What’s it called?
Now that the aforementioned roadworks have gone from the M80, it is possible for drivers to enjoy the full effect of the Cumbernauld Mermaid. The 33ft high mermaid, named Arria and designed by artist Andy Scott, overlooks the A80 northbound to the north of Auchenkilns junction in Cumbernauld. The £250,000 publicly funded work is the latest in a long line of monolithic sculptures springing up around the country in the name of public art.
Her form, similar to a giant metal mermaid, features two huge swooping arcs inspired by the Gaelic name for Cumbernauld, “comar nan allt”, which means “coming together of waters.” and it is hoped the work will help Cumbernauld start ridding itself of its dismal image that has seen it win the Carbuncle Award for poor architecture.
The poem “Watershed” penned by award-winning Scottish poet Jim Carruth is displayed at the foot of the sculpture, which sports a retro hairstyle meant to evoke the optimistic early days of the 1960s-built new town.
People generally don’t have anything particularly nice to say about Cumbernauld, but lets not forget some of its plus points:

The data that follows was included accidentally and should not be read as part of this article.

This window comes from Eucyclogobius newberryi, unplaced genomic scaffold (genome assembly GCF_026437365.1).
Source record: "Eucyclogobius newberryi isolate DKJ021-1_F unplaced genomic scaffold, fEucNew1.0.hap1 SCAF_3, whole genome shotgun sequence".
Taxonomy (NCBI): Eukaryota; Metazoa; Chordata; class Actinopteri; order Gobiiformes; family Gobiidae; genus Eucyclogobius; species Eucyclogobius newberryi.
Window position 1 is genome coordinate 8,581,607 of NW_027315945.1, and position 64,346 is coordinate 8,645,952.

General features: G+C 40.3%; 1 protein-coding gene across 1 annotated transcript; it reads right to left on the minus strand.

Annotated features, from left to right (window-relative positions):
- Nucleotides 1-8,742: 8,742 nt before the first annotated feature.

It was the setting for the film Gregory’s Girl.
- It is within easy commuting distance of Glasgow but is just seven miles from the picturesque Campsie Fells.
- House prices are lower than in much of the Central Belt.
- The £40million Antonine Shopping Centre opened in 2007.
- It is a business hub boasting the world headquarters of AG Barr and Yaskawa Electronics and the UK base of OKI.
- It has its own airport.
Hmmm … maybe it needs a little more than a mermaid statue. If you were to ask local residents I’m pretty sure they’d say that Cumbernauld needs burning down and rebuilding, especially the town centre. It needs new shops, new restaurants and new bars … something to liven the place up at night. Lets hope this is just the start of good things to come for the area.